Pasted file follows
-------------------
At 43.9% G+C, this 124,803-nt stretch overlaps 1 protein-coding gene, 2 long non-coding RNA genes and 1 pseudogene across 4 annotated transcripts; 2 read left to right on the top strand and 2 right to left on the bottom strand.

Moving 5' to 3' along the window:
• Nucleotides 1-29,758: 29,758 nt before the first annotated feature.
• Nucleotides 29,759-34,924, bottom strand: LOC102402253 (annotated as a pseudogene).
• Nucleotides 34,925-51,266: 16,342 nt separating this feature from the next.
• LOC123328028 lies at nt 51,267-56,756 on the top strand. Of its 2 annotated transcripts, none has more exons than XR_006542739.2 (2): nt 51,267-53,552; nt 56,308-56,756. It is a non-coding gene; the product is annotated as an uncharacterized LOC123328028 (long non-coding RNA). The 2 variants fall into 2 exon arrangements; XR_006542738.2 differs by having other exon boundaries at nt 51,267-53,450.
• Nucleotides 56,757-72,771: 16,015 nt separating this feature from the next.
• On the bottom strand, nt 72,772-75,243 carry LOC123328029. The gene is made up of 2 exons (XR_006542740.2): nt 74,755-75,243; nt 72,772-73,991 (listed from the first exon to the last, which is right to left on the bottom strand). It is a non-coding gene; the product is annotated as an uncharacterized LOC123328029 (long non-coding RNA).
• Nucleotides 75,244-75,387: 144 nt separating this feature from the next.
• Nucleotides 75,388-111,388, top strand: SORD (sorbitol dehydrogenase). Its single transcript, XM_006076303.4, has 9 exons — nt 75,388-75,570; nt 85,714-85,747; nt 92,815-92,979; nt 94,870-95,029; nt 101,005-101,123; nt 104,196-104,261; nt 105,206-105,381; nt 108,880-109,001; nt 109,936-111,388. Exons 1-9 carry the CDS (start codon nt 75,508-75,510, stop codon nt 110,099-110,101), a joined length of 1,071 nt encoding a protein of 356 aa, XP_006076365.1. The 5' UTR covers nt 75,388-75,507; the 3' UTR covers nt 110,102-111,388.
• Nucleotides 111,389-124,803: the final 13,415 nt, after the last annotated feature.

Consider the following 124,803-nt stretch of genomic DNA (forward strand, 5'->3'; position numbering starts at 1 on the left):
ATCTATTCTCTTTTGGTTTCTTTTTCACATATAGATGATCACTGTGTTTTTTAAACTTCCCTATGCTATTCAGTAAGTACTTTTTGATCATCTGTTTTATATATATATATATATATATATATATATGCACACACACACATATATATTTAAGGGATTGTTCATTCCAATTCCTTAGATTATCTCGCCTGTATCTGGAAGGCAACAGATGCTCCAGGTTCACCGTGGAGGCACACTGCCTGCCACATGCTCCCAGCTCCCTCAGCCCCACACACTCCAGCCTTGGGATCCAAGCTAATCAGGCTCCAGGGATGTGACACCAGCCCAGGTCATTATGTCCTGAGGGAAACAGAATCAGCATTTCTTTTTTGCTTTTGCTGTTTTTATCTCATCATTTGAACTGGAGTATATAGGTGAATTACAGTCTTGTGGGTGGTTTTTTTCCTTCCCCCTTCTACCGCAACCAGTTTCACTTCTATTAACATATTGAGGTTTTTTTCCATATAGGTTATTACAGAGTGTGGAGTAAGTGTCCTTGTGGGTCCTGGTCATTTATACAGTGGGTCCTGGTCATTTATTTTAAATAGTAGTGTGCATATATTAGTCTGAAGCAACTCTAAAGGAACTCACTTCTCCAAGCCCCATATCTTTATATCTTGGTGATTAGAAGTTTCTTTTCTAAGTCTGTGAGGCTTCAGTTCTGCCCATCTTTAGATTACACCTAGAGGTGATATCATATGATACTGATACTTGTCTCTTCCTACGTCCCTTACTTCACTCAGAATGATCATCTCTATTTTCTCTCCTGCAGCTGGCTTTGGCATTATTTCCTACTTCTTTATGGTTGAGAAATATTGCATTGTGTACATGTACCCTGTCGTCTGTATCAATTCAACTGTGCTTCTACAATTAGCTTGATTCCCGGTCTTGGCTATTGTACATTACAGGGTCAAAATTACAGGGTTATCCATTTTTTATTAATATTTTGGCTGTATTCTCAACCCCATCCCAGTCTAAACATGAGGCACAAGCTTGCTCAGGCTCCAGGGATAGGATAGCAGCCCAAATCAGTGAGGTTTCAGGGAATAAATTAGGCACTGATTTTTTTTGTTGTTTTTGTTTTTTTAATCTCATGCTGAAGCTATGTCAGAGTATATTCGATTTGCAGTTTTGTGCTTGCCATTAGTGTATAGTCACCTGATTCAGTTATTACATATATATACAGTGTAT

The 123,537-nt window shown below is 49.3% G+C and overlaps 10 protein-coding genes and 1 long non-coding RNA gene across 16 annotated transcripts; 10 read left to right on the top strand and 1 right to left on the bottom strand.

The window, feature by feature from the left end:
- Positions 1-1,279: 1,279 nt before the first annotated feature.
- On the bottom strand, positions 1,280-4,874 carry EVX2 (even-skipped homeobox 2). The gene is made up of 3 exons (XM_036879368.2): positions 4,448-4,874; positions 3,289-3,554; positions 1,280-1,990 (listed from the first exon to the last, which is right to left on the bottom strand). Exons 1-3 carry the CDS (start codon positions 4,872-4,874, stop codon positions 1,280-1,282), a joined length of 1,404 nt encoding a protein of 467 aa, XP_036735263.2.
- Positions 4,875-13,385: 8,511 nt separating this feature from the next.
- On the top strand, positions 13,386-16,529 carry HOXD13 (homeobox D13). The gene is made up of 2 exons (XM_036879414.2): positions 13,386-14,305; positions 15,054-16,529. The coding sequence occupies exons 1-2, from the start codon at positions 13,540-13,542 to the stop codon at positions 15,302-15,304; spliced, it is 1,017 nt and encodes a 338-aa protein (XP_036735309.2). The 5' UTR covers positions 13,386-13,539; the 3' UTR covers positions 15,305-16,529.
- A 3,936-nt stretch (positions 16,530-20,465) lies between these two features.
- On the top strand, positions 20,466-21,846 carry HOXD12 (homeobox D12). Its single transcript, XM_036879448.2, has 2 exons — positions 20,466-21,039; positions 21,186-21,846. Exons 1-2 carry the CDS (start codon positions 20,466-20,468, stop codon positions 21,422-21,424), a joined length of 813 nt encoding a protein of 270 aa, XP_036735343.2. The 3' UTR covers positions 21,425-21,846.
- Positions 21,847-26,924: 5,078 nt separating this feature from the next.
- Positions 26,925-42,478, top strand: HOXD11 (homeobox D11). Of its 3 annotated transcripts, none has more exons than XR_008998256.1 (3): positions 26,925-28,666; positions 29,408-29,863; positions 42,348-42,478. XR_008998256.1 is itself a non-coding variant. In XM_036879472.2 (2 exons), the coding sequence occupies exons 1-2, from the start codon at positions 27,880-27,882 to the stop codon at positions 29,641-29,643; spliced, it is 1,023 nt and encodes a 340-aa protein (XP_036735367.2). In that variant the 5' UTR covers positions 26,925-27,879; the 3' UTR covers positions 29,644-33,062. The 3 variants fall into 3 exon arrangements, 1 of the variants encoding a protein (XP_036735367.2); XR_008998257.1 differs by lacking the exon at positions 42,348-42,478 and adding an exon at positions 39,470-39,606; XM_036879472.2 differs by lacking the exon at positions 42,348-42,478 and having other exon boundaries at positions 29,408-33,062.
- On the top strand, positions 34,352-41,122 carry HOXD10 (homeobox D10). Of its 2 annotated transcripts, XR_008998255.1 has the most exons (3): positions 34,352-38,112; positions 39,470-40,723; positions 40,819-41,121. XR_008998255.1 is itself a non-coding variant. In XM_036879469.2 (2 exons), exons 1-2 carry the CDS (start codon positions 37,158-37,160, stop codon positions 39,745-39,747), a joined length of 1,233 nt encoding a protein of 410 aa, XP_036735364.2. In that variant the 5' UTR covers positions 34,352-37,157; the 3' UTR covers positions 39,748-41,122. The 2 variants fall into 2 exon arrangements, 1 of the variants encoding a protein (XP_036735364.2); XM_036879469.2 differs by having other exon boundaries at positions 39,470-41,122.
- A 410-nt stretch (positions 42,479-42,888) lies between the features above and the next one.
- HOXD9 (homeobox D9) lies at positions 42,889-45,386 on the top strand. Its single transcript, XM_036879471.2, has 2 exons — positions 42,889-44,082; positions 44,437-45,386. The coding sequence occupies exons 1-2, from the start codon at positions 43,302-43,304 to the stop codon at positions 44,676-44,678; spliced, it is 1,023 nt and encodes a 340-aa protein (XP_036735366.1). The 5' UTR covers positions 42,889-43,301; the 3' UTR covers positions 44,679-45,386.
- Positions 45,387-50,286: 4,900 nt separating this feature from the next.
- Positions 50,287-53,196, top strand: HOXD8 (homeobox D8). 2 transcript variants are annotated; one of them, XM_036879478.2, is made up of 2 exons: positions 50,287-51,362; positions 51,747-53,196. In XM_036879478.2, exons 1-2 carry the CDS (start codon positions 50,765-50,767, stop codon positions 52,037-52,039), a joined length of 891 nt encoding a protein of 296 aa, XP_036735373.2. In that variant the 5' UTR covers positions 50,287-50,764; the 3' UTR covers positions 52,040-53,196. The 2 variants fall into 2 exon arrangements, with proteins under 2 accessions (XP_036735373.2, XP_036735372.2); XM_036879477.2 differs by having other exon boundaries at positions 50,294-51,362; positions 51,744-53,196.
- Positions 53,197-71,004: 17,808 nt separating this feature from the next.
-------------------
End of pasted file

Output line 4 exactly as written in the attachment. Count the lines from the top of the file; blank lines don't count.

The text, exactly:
• Nucleotides 29,759-34,924, bottom strand: LOC102402253 (annotated as a pseudogene).